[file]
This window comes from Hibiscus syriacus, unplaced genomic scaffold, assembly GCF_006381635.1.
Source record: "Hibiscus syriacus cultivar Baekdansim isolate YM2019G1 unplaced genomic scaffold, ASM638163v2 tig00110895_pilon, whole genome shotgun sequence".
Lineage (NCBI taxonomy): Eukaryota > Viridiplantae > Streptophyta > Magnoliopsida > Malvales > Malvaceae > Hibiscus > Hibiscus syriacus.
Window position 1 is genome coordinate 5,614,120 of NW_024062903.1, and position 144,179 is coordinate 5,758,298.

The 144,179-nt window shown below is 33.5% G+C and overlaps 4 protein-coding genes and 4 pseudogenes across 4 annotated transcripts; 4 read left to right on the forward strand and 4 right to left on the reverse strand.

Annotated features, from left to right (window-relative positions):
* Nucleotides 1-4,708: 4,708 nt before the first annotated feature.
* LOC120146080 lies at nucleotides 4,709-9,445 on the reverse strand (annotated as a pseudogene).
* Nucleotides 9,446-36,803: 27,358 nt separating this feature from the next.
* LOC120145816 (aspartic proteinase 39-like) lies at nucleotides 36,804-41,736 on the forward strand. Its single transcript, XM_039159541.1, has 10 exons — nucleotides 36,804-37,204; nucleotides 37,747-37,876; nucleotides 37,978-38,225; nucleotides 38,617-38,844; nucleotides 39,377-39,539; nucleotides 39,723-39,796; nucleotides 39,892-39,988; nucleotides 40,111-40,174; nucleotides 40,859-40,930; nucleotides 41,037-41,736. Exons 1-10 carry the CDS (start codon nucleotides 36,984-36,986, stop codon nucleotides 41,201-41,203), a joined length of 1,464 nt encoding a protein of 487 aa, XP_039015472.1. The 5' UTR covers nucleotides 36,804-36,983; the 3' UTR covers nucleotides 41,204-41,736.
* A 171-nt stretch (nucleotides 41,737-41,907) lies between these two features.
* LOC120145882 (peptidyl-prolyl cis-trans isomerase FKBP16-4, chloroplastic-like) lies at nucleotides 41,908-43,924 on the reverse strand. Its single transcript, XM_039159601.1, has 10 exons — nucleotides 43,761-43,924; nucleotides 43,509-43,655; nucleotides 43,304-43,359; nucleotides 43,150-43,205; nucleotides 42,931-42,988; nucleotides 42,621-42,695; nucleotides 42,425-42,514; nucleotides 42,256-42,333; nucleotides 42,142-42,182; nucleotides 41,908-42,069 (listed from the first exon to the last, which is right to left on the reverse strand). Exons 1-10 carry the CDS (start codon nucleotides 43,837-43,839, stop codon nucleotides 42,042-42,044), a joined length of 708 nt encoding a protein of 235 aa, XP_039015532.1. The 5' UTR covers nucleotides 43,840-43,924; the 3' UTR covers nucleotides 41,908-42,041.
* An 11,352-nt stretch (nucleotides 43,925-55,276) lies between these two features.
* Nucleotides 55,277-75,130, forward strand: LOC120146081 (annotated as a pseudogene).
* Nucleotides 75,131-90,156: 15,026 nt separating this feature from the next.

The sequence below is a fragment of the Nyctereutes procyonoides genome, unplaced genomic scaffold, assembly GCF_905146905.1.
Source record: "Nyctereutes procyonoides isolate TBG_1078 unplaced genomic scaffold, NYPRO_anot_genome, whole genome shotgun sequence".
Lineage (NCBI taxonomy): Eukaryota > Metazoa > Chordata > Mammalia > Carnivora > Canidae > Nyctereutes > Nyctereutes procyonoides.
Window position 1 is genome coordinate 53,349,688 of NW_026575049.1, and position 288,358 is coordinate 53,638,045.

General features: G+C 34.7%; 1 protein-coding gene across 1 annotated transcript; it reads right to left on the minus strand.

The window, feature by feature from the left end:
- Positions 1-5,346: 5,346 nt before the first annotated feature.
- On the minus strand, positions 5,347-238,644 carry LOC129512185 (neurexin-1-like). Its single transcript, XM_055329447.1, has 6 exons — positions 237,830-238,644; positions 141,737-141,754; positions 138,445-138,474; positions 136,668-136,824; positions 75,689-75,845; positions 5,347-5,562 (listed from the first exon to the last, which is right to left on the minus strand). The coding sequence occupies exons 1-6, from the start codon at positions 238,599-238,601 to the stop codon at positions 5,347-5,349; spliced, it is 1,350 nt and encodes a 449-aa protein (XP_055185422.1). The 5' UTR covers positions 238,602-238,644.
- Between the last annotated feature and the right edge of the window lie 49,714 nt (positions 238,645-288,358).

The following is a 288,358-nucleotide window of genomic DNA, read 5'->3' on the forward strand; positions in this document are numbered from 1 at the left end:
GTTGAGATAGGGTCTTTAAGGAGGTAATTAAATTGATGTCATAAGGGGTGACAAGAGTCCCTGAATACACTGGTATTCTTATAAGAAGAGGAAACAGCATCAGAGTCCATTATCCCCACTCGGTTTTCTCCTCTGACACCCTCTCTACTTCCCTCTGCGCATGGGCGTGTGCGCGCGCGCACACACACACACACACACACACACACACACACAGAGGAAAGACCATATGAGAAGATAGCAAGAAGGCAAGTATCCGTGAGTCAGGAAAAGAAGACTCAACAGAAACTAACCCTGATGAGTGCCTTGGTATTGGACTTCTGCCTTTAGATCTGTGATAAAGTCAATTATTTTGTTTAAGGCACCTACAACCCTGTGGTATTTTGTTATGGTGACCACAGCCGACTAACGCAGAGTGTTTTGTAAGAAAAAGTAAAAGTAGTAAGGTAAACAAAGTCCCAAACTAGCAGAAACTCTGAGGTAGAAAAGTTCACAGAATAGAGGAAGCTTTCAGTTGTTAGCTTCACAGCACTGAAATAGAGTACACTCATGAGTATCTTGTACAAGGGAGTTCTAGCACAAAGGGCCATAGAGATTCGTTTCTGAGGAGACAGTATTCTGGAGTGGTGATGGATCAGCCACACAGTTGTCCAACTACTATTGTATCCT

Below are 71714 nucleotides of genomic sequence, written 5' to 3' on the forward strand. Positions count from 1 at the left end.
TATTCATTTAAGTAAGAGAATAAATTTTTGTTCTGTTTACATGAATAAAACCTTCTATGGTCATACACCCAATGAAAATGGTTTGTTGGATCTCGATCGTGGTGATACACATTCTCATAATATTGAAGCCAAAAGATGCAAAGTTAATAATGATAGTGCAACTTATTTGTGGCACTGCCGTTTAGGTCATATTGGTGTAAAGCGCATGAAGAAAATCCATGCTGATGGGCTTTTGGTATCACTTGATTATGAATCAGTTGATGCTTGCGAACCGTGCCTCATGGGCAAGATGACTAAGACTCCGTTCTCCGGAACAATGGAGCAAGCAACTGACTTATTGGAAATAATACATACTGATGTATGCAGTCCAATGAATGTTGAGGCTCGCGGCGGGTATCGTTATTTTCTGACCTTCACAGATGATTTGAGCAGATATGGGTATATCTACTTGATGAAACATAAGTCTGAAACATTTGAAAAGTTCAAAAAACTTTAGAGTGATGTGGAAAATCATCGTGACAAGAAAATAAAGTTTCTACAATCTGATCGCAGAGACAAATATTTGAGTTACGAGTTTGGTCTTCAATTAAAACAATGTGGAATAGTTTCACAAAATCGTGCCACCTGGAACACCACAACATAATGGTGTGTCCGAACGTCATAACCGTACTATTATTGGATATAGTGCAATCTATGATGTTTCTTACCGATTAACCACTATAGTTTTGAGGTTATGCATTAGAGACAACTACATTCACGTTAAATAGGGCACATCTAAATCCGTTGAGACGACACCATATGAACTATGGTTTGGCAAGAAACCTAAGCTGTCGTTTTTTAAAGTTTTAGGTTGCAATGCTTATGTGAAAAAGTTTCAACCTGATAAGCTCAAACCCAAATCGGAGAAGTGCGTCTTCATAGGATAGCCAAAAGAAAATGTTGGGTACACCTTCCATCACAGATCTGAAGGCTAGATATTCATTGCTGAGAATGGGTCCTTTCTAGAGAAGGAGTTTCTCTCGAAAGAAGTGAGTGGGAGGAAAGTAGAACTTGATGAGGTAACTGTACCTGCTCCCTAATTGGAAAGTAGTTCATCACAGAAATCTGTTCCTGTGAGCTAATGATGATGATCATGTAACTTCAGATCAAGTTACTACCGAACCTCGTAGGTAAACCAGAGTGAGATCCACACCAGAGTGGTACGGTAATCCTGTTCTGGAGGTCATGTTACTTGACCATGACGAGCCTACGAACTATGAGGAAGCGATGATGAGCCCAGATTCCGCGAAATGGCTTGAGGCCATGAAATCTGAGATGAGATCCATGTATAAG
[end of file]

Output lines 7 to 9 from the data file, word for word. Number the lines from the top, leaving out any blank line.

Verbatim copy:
* Nucleotides 1-4,708: 4,708 nt before the first annotated feature.
* LOC120146080 lies at nucleotides 4,709-9,445 on the reverse strand (annotated as a pseudogene).
* Nucleotides 9,446-36,803: 27,358 nt separating this feature from the next.